2. Create a web page to house your applet as well as the editor. Place all the editor's components in the same directory as the web page. For an example, look at the JeoEditPoints page or the JeoEditPolygon page.
  3. Create your applet. Make its main Applet class a subclass of the JeoEditUser class, which takes care of all the details involved with interapplet communication, and implement the receive abstract method of JeoEditUser class to process the geometric data sent by the editor. Examine to see how it works. For an example of a client applet, look at or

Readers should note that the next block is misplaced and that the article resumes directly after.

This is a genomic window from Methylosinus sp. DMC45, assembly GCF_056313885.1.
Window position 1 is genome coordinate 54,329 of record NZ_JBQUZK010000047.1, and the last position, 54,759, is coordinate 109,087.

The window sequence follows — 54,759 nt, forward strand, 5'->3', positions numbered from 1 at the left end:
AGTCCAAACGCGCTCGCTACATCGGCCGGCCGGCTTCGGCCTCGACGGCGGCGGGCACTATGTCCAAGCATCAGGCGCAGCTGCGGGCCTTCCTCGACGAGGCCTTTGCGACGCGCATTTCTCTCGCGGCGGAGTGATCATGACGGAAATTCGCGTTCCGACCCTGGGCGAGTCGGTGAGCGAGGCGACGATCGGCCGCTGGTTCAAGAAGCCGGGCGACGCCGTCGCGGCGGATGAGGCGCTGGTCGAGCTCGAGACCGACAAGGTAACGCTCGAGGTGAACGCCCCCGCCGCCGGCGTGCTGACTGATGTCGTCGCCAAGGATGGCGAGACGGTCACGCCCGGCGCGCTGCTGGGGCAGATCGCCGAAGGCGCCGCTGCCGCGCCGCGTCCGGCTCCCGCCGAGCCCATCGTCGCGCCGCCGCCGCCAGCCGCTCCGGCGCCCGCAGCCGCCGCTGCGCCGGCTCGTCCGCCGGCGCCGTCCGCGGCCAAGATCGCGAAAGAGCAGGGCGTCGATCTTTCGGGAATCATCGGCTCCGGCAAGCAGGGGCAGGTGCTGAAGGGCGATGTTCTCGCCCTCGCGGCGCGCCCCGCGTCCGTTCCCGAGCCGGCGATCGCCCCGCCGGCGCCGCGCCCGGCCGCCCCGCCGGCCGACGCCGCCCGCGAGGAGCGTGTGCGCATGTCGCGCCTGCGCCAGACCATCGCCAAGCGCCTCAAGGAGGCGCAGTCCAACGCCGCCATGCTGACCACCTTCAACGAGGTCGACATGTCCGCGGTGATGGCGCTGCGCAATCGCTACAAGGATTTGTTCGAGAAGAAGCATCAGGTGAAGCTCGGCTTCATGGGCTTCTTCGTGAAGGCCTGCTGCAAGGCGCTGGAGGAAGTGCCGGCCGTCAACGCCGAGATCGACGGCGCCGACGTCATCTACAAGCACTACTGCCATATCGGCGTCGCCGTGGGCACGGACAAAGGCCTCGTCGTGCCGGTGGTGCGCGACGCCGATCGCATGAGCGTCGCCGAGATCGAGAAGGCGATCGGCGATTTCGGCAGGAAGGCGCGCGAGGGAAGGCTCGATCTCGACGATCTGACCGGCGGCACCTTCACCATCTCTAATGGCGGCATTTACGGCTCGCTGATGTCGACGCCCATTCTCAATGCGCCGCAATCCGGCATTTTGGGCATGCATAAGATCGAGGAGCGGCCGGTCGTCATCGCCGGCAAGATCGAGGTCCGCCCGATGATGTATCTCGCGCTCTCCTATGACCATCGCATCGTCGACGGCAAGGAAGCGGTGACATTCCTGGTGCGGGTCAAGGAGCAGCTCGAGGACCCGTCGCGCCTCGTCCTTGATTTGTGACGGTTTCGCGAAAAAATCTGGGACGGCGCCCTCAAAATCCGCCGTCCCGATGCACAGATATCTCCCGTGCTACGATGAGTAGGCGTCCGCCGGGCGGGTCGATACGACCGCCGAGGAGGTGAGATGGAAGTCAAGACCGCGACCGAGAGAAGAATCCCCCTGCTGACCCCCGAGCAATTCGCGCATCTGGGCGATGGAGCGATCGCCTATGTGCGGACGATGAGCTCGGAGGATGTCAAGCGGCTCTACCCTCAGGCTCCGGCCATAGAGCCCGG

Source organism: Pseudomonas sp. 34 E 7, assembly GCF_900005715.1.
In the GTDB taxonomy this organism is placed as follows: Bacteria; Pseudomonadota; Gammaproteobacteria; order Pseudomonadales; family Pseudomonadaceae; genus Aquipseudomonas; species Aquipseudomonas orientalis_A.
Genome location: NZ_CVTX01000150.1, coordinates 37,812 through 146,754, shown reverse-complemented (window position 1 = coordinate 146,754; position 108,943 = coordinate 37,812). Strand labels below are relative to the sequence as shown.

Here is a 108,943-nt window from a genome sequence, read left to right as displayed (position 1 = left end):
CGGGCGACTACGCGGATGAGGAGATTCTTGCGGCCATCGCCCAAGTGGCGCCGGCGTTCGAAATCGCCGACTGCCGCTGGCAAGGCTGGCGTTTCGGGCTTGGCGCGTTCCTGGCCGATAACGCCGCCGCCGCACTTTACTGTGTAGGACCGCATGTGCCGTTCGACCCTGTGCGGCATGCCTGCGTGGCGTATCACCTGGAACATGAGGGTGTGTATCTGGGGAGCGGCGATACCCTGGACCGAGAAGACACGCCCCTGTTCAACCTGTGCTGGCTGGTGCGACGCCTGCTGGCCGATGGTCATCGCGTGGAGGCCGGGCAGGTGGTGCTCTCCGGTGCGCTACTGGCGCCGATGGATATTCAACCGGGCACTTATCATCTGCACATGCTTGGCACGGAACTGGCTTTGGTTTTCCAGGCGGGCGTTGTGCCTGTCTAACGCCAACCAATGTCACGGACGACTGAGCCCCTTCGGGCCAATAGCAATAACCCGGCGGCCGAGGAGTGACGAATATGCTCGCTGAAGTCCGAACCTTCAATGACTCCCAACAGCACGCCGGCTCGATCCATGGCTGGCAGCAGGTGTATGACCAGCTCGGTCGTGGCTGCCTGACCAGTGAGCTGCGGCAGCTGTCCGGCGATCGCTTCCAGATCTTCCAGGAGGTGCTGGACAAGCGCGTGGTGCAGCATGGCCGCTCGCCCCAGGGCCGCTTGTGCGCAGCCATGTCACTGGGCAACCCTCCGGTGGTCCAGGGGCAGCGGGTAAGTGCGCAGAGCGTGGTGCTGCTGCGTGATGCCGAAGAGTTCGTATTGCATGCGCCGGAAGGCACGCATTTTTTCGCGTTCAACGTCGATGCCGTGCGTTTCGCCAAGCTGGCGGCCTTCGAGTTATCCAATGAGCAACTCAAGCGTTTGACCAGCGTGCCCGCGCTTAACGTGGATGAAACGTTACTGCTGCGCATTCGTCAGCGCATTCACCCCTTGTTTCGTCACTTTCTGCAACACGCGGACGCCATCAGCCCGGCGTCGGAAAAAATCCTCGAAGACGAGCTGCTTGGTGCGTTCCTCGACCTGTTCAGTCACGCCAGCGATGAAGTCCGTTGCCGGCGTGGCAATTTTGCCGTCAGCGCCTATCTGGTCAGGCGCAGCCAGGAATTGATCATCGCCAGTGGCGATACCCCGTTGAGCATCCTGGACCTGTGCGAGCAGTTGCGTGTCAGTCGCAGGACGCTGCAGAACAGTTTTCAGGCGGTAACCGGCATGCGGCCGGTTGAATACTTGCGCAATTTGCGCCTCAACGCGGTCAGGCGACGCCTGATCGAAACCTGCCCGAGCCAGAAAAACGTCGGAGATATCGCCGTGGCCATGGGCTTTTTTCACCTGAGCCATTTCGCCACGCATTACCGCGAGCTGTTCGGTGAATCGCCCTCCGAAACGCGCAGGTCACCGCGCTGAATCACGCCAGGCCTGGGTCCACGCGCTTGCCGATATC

The advantage of using the JeoEdit editors is that they provide a flexible and powerful self-contained interface for the user to manipulate the geometric structures that drive your applet, leaving you free to create the applet of your dreams without having to worry about how that interface works. However interapplet communication is not so easy to debug, since many development environments allow you to debug only one applet at a time. They usually don't support debugging an applet while it is running in a web browser or debugging multiple applets that are running concurrently and communicating with each other. The best you can do is to create a set of text files containing the various test cases for your applet (the output of PointPrinterDemo or PolygonPrinterDemo may prove helpful in constructing these files). Then to debug your applet, read in your test files in place of the data that user would generate with a JeoEdit editor. This way, not only your applet is easier to test, but your tests are more repeatable.